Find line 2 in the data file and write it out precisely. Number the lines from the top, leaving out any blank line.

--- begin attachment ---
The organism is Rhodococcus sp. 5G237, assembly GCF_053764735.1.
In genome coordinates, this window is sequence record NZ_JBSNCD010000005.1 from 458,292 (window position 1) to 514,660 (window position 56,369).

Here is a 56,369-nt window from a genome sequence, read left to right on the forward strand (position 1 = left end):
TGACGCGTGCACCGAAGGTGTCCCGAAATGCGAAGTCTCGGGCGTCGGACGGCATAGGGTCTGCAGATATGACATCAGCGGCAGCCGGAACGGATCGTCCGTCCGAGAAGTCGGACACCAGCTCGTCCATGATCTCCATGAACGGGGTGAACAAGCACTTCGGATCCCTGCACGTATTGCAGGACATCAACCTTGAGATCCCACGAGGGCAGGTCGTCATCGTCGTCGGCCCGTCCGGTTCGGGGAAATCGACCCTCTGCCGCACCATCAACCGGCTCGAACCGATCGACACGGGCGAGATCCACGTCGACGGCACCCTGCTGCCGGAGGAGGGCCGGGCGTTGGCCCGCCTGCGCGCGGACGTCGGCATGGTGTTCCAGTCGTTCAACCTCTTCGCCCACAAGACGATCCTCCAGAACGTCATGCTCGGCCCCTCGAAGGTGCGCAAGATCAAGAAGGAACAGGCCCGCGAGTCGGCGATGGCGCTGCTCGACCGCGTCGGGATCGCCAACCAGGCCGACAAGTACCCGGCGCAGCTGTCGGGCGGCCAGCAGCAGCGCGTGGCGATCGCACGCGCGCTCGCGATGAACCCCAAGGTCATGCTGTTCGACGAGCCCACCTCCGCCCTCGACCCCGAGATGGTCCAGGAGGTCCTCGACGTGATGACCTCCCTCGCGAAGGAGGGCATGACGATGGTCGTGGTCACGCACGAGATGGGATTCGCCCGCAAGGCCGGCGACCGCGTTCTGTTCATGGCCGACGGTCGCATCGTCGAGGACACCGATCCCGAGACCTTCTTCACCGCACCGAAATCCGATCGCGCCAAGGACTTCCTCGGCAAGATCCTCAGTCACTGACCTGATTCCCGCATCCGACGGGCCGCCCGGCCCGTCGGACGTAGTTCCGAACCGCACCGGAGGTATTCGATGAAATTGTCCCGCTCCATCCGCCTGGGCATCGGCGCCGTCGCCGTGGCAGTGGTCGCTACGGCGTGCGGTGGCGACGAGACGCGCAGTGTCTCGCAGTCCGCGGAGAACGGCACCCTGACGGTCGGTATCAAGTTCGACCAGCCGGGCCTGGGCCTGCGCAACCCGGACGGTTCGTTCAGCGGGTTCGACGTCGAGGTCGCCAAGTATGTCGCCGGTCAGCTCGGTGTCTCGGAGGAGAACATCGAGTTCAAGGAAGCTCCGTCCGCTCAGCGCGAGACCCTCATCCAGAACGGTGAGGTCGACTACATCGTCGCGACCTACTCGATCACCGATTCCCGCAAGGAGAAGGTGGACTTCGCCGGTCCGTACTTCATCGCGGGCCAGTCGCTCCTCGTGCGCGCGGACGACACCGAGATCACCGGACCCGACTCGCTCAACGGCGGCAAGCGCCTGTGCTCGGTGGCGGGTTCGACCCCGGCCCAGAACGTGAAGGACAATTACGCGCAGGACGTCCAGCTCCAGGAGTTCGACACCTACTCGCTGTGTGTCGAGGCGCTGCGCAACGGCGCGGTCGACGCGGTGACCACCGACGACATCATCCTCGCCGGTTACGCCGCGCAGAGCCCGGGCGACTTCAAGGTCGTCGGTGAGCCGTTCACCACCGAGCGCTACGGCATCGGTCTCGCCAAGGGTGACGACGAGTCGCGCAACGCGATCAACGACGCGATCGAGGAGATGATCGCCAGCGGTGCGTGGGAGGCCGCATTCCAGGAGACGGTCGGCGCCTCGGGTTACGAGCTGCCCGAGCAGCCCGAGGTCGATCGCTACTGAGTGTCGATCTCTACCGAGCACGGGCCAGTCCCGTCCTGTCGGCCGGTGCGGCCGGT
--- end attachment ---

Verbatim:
In genome coordinates, this window is sequence record NZ_JBSNCD010000005.1 from 458,292 (window position 1) to 514,660 (window position 56,369).